NOT FOR PUBLICATION
Plaintiff-Appellant Alexander Stern appeals the district court's grant of Defendant's Rule 12(b)(6) motion to dismiss. Under Title III of the Americans with Disabilities Act (ADA), "[n]o individual shall be discriminated against on the basis of disability in the full and equal enjoyment of the goods, services, facilities, privileges, advantages, or accommodations of any place of public accommodation by any person who owns, leases (or leases to), or operates a place of public accommodation." 42 U.S.C. § 12182(a). In interpreting the term "place of public accommodation" in the context of the long list of "public accommodations" contained in § 12181(7)-all of which "are actual, physical places where goods or services are open to the public"-this Court has found that Title III requires "some connection between the good or service complained of and an actual physical place." Weyer v. Twentieth Century Fox Film Corp., 198 F.3d 1104, 1114 (9th Cir. 2000). This view is supported by 28 C.F.R. § 36.104, which specifies that a place of public accommodation is "a facility operated by a private entity," and defines "facility" to mean "all or any portion of buildings, structures, sites, complexes, equipment, rolling stock or other conveyances, roads, walks, passageways, parking lots, or other real or personal property, including the site where the building, property, structure, or equipment is located."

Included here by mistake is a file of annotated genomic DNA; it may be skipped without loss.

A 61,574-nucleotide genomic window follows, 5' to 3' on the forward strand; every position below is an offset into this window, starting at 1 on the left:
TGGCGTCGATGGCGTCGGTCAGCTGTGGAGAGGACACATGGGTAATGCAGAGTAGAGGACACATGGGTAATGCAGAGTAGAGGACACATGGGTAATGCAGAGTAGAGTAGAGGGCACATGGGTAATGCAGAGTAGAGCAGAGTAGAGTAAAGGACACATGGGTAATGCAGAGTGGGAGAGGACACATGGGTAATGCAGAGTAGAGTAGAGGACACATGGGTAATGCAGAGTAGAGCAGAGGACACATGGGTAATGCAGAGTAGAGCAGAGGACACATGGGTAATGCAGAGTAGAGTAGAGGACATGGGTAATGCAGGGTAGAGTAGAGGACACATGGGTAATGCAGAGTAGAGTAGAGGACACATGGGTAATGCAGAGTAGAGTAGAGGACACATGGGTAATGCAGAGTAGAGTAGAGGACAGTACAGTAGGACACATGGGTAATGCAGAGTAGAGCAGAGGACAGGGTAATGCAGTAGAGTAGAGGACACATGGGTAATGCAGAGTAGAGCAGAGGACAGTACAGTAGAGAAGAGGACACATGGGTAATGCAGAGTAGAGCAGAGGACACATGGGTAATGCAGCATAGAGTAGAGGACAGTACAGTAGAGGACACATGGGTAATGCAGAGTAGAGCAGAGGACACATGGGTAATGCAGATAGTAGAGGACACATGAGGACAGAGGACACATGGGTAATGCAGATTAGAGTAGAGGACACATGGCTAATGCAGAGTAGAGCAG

A video game is not a facility, and Stern has failed to allege a sufficient connection between Sony's video games and a facility owned, leased, or operated by Sony. Stern has failed to show that Sony's brick-and-mortar retail stores are sufficiently analogous to the movie theater at issue in Arizona v. Harkins Amusement Enters., Inc., 603 F.3d 666 (9th Cir. 2010). Stern alleges that his visual impairments and the inaccessibility of Sony's video games prevent him from fully and equally enjoying the games, which in turn hinders his ability to fully and equally enjoy the privileges and advantages of attending marketing events associated with the games that are hosted by Sony. This connection is too tenuous to support a cause of action under the ADA.